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Wise Investing

How much risk should you take with your savings? A general rule of thumb is to subtract your age from 100. If you are 60, then 40 percent should be in stocks; if you are 40, then 60 percent should be in stocks.

The money not going into stocks should be invested in the more-conservative U.S. Treasury bills, bonds, or notes.

But safety does not equal profitability, say the experts who urge broader exposure to the stock market. While the return of principal and interest is guaranteed by buying government obligations or certificates of deposit, most investors forget to allow for the impact of inflation or taxes on the interest earned, they say.

Develop a winning plan

The decline of high-flying technology and dot-com stocks has been well-documented.

But there is still life in the market, say veteran mutual-fund managers. People need to eat, drive cars, wear clothes, and take vacations, so look for the stocks of companies that dominate their markets, have broad, viable economic “themes,” and have strong brand names, they say.

Some other suggestions to develop a winning investment plan:

  • Buy what you know, companies with products or services you use.
  • Make sure both the company and its industry are growing, and go with the industry leader.
  • Look for repeat profitability, with gross profit margins of at least 50 percent and net margins of at least 8 percent.
  • Make certain the company has more cash on its books than long-term debt.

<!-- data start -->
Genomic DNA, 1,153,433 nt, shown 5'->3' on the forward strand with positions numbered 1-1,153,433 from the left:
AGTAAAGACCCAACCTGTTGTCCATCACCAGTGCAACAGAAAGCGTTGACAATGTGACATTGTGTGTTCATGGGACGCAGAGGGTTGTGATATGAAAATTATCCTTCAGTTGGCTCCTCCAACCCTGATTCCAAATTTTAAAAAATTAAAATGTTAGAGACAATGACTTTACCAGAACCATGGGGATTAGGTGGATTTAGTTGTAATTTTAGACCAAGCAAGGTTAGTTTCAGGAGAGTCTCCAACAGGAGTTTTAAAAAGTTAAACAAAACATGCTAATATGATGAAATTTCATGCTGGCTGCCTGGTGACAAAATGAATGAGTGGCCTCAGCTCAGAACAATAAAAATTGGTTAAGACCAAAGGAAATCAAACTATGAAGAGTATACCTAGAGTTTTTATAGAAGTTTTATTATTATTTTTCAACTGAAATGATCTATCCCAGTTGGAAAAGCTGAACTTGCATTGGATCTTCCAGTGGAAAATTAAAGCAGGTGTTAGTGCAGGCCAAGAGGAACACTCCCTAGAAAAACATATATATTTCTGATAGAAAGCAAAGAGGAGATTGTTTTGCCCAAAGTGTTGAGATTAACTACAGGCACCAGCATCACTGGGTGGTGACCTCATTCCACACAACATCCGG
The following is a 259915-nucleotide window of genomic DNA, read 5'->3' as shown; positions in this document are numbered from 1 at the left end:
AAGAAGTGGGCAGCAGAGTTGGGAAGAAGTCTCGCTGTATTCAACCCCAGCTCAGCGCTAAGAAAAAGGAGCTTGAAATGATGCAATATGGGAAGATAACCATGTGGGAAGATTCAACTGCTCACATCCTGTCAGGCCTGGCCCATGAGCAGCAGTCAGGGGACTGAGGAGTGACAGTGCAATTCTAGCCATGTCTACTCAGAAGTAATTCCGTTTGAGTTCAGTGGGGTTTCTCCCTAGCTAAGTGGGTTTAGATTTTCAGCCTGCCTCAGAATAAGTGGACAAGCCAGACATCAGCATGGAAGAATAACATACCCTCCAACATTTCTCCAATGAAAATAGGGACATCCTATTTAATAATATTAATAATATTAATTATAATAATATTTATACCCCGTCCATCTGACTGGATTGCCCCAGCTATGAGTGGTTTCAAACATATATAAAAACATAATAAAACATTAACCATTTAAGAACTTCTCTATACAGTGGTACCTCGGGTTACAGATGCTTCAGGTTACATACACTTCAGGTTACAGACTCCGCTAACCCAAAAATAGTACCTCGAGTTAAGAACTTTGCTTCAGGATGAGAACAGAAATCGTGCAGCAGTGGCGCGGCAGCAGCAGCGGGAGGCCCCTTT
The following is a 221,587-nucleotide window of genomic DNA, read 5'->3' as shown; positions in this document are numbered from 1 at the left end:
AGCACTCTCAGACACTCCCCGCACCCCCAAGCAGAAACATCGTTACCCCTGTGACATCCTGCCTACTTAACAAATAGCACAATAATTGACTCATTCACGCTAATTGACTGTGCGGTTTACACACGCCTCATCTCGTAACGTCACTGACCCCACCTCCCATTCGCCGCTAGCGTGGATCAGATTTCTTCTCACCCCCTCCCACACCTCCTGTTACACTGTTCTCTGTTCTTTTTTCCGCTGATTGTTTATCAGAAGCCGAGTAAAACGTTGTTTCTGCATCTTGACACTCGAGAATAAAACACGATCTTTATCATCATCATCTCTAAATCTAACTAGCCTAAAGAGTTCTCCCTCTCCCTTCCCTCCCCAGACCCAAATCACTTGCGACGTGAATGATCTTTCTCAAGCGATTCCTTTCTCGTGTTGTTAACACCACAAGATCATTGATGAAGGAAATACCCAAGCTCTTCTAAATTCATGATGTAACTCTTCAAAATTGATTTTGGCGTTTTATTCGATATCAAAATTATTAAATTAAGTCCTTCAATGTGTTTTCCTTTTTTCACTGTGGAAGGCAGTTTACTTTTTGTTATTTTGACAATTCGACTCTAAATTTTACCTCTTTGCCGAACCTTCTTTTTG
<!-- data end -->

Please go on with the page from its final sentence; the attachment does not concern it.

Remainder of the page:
There are good and bad sources of financial advice, including the ultra-conservative Warren Buffett and the miserly Scrooge McDuck, Donald Duck’s uncle.

“Thrift is the secret of my success” in amassing enough money to fill a three-acre money bin to a depth of 79 feet, McDuck reveals in panel after panel of the comic strip. He spurns the newsboy because he can find a paper for free in the park, and counsels Donald to “never put your stomach ahead of your purse.”

Buffett, the second-wealthiest person in the United States (behind Microsoft’s Bill Gates), espouses patience, noting that if you cannot be in the stock market for 10 years, you should not be in it for 10 minutes.

Financial Web Sites

  • www.napfa.org: The site for the National Association of Personal Financial Advisors.
  • www.financialengines.com: Plug in your portfolio and find out what the odds are you will meet your goals.
  • www.bestcalls.com: This free site will notify you when specific companies are meeting with analysts.
  • www.riskgrades.com: This free site compares the risk of your portfolio with the overall market.
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